Football, Fútbol, Food

Football, Fútbol, Food


Gayle and Tom Benson started GMB Racing just two years ago. In that short of time, their first group of thoroughbreds reaped two spots in the Kentucky Derby – the Super Bowl of horse racing. To be this successful, so early, is practically unheard of in the sport.

By contrast, Benson bought the New Orleans Saints from John Mecom in 1985 and it was 25 years later that his football team won Super Bowl 44 in Miami.

While it's crazy to think how long it took to win the Lombardi, the "The Run for the Roses" invite came very quickly.

Mo Tom and Tom's Ready still have some work to do at Churchill Downs to grab the title in a packed field. It's fairly certain they'll be underdogs, but so were Drew Brees and Sean Payton in 2010 going up against the Colts.


During the U.S. 2018 World Cup qualifier last week against Guatemala, a banner flew overhead calling for the U.S. to fire coach Jurgen Klinsmann. It could have been attributed to growing frustration with an under-performing team, or expectations may have simply been too high.

Either way, the Stars and Stripes roster is aging, and needs a youth movement. Reliance on the Clint Dempseys and Michael Bradleys could hamper this team in 2018. A good start was 17-year-old Christian Pulisic of Borussia Dortmund getting playing time at the end of the match.

The 4-0 win over Guatemala was nice, but it doesn't erase the embarrassing 2-0 defeat to the same team just four days earlier. Yes, the win jumped the U.S. into second place ahead of Guatemala by one point in their qualifying group. The top two teams will advance to the final round of CONCACAF qualifying.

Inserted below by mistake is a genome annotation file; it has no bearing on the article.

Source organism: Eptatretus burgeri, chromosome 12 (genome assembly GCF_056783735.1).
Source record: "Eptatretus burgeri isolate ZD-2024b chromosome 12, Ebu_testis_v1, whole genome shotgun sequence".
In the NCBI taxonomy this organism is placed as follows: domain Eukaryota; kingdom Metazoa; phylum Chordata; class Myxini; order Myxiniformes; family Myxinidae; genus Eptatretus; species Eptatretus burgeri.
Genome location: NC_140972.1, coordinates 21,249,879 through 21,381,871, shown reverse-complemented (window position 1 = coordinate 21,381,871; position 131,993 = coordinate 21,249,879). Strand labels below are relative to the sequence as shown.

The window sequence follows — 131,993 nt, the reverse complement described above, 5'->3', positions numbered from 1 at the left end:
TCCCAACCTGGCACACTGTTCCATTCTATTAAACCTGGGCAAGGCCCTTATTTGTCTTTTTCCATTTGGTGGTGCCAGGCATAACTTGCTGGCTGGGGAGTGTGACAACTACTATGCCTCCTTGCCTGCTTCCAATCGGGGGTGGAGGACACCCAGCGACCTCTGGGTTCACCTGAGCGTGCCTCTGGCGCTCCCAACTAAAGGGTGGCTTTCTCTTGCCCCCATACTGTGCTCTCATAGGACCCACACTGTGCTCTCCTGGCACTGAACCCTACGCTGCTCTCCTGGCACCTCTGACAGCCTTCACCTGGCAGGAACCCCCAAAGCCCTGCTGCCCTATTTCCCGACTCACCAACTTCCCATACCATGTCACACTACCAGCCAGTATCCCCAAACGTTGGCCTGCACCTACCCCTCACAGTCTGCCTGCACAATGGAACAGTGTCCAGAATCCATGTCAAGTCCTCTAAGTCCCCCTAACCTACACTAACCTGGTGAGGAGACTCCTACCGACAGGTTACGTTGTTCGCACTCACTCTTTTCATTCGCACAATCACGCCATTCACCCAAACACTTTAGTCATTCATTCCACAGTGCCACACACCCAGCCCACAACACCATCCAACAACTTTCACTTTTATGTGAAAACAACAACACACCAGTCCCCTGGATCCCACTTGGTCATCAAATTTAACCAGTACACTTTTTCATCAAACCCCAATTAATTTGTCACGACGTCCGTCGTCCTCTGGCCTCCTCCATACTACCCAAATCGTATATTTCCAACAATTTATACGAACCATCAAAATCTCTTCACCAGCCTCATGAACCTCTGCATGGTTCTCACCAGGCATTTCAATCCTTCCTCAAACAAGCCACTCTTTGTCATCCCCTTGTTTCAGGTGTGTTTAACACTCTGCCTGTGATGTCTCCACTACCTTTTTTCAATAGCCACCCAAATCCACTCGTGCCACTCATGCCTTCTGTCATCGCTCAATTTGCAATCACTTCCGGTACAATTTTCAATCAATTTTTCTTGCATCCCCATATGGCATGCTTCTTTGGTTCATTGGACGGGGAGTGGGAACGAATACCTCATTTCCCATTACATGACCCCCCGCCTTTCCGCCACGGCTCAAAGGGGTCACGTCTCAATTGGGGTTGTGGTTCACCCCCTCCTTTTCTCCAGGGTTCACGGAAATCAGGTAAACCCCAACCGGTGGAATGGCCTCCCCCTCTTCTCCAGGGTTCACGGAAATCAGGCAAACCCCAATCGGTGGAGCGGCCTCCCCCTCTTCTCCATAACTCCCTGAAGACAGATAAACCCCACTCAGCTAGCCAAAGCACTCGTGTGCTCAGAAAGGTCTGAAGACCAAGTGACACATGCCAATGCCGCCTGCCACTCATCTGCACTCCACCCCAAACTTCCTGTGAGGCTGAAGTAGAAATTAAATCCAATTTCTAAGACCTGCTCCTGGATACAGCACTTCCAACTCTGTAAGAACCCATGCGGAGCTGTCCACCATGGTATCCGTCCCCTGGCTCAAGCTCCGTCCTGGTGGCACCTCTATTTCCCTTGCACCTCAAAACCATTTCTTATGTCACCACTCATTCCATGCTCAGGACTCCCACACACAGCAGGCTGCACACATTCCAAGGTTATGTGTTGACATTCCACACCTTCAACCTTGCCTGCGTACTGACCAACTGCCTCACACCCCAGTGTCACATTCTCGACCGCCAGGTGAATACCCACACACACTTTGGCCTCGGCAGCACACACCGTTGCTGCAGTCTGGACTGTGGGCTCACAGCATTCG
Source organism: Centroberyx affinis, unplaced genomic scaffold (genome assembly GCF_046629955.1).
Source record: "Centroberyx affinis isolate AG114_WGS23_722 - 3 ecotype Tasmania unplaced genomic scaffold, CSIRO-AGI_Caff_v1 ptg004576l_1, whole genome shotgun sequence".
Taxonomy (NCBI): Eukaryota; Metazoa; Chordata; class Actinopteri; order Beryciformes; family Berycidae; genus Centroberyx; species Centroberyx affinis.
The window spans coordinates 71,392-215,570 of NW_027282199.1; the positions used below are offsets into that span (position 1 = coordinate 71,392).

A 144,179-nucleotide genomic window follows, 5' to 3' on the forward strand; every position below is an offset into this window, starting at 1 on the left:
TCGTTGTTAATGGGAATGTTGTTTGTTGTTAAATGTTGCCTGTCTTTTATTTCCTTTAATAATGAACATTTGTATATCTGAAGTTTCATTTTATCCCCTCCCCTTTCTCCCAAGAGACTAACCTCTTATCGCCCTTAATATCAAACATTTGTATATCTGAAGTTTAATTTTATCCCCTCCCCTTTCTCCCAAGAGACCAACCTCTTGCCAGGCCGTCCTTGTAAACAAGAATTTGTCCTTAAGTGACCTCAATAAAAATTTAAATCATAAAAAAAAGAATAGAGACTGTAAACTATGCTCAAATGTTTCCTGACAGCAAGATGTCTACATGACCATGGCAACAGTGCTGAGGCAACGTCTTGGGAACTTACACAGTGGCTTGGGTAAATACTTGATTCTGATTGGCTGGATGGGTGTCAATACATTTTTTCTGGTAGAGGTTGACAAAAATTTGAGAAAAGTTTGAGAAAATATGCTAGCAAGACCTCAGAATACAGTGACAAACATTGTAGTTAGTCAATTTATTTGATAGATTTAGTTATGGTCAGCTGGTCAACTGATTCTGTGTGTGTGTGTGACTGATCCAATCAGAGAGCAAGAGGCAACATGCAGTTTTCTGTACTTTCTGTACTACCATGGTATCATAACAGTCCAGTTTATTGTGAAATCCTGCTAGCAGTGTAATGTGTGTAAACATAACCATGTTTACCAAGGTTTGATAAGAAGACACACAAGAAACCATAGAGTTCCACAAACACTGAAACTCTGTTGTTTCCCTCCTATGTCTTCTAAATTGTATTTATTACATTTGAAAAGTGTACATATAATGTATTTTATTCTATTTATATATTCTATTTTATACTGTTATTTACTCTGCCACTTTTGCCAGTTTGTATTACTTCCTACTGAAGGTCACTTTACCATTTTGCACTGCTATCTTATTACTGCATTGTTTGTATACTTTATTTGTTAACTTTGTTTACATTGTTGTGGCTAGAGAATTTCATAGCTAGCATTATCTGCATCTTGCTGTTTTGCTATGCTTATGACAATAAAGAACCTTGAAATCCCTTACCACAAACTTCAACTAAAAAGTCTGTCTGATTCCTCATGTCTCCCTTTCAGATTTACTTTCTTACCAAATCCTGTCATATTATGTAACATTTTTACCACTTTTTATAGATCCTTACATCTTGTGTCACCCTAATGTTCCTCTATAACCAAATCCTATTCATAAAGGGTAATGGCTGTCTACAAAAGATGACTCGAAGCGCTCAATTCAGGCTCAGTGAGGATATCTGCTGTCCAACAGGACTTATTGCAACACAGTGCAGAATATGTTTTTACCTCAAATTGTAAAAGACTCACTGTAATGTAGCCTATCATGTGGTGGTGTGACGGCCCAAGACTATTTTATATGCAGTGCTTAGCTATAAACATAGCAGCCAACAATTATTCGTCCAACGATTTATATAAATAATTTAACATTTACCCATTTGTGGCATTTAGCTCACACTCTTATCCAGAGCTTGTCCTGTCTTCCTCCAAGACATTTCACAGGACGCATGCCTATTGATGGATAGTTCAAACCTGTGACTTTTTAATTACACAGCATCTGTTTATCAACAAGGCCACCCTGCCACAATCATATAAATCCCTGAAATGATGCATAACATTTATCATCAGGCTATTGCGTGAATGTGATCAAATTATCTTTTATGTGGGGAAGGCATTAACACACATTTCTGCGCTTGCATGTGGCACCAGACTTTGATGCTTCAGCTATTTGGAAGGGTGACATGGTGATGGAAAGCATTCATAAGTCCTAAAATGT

U.S. fans should rightfully expect more from their national team. Losses against inferior talent are starting to mount – just look at Jamaica in the Gold Cup last summer. Younger players could undoubtedly serve this team well going forward.

Now just put that on a banner.


Not too long ago, restaurants used traditional media like TV and newspapers to get their messages out. But the digital experience, and specifically social media, has quickly changed the game for the industry.

A prime example of this is Root, the fine-dining establishment opened in 2011 by co-owner Max Ortiz and Executive Chef Phillip Lopez. The team put all its capital into food, forgoing those traditional advertising dollars and relying solely on word of mouth.

"The reality was that we didn't have it in our budget to afford advertising," said Ortiz. "We had to rely on the press we received. We weren't on anyone's radar, so we decided that we would just have to put out a better product than anyone else. Try to be better at everything we do. The service and food would have to speak for themselves."

And word got out quickly on this new venture. The creative menu put together by Lopez had social media abuzz. It was only a matter of time that word started to circulate among the masses.

"I think social media has exploded, especially in the last five years. Instagram, Twitter, Facebook, they're all good means to get your message out," says Ortiz. "You rely on your guests to have a good experience and then to publicize it for you. In many ways, it's more effective than advertising – nothing is stronger than word of mouth."

"You come in, you have a great experience, first thing you're going to do is tell your friends about it and post pictures on social media, and then it starts spreading like wildfire," says Ortiz. "We treat every single guest like they're a food critic."

More than four years later, Root is still a hot spot for this restaurant-crazy city. Now the formula is to keep them coming back over and over again.

The team of Lopez and Ortiz also owns Square Root, and Part & Parcel Delicatessen. The deli is aiming for a May opening in South Market District.

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